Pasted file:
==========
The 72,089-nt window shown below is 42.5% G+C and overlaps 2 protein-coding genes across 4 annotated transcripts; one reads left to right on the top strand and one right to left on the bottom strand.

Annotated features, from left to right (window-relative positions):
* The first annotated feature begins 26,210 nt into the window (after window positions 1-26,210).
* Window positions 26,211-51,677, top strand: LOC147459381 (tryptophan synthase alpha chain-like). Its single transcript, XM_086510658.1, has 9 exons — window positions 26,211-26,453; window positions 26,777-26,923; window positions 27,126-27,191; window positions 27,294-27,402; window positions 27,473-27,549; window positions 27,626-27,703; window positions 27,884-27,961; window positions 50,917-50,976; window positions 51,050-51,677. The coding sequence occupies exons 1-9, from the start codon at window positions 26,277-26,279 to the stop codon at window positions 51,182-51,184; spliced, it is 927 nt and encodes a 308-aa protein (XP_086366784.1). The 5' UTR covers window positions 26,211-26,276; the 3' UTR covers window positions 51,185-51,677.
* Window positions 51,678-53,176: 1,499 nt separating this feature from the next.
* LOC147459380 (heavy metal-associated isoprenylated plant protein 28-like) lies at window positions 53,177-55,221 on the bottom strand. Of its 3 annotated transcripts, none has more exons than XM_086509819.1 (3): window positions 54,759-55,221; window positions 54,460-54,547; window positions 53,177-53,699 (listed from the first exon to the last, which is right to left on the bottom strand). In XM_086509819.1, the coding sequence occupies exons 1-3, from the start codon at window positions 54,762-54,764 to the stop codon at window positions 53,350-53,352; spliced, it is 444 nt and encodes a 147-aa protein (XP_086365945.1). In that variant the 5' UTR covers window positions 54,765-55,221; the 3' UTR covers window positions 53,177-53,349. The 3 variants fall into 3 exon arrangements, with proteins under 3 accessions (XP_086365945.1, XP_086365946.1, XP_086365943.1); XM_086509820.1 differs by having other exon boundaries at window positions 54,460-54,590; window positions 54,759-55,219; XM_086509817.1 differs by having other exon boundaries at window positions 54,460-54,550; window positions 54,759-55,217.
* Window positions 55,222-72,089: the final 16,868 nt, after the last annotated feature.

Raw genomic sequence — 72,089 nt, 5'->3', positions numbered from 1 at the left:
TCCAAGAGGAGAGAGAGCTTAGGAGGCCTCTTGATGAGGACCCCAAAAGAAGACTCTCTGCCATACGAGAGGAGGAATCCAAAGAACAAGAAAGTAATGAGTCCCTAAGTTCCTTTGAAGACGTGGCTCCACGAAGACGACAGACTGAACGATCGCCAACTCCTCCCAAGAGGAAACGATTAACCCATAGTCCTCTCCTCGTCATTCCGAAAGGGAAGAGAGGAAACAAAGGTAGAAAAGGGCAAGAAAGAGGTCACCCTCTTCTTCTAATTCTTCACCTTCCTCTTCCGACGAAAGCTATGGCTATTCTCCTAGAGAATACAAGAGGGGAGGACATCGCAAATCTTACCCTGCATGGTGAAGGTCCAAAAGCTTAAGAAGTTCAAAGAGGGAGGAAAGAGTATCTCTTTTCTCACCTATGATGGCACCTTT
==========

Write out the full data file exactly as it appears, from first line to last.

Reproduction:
The 72,089-nt window shown below is 42.5% G+C and overlaps 2 protein-coding genes across 4 annotated transcripts; one reads left to right on the top strand and one right to left on the bottom strand.

Annotated features, from left to right (window-relative positions):
* The first annotated feature begins 26,210 nt into the window (after window positions 1-26,210).
* Window positions 26,211-51,677, top strand: LOC147459381 (tryptophan synthase alpha chain-like). Its single transcript, XM_086510658.1, has 9 exons — window positions 26,211-26,453; window positions 26,777-26,923; window positions 27,126-27,191; window positions 27,294-27,402; window positions 27,473-27,549; window positions 27,626-27,703; window positions 27,884-27,961; window positions 50,917-50,976; window positions 51,050-51,677. The coding sequence occupies exons 1-9, from the start codon at window positions 26,277-26,279 to the stop codon at window positions 51,182-51,184; spliced, it is 927 nt and encodes a 308-aa protein (XP_086366784.1). The 5' UTR covers window positions 26,211-26,276; the 3' UTR covers window positions 51,185-51,677.
* Window positions 51,678-53,176: 1,499 nt separating this feature from the next.
* LOC147459380 (heavy metal-associated isoprenylated plant protein 28-like) lies at window positions 53,177-55,221 on the bottom strand. Of its 3 annotated transcripts, none has more exons than XM_086509819.1 (3): window positions 54,759-55,221; window positions 54,460-54,547; window positions 53,177-53,699 (listed from the first exon to the last, which is right to left on the bottom strand). In XM_086509819.1, the coding sequence occupies exons 1-3, from the start codon at window positions 54,762-54,764 to the stop codon at window positions 53,350-53,352; spliced, it is 444 nt and encodes a 147-aa protein (XP_086365945.1). In that variant the 5' UTR covers window positions 54,765-55,221; the 3' UTR covers window positions 53,177-53,349. The 3 variants fall into 3 exon arrangements, with proteins under 3 accessions (XP_086365945.1, XP_086365946.1, XP_086365943.1); XM_086509820.1 differs by having other exon boundaries at window positions 54,460-54,590; window positions 54,759-55,219; XM_086509817.1 differs by having other exon boundaries at window positions 54,460-54,550; window positions 54,759-55,217.
* Window positions 55,222-72,089: the final 16,868 nt, after the last annotated feature.

Raw genomic sequence — 72,089 nt, 5'->3', positions numbered from 1 at the left:
TCCAAGAGGAGAGAGAGCTTAGGAGGCCTCTTGATGAGGACCCCAAAAGAAGACTCTCTGCCATACGAGAGGAGGAATCCAAAGAACAAGAAAGTAATGAGTCCCTAAGTTCCTTTGAAGACGTGGCTCCACGAAGACGACAGACTGAACGATCGCCAACTCCTCCCAAGAGGAAACGATTAACCCATAGTCCTCTCCTCGTCATTCCGAAAGGGAAGAGAGGAAACAAAGGTAGAAAAGGGCAAGAAAGAGGTCACCCTCTTCTTCTAATTCTTCACCTTCCTCTTCCGACGAAAGCTATGGCTATTCTCCTAGAGAATACAAGAGGGGAGGACATCGCAAATCTTACCCTGCATGGTGAAGGTCCAAAAGCTTAAGAAGTTCAAAGAGGGAGGAAAGAGTATCTCTTTTCTCACCTATGATGGCACCTTT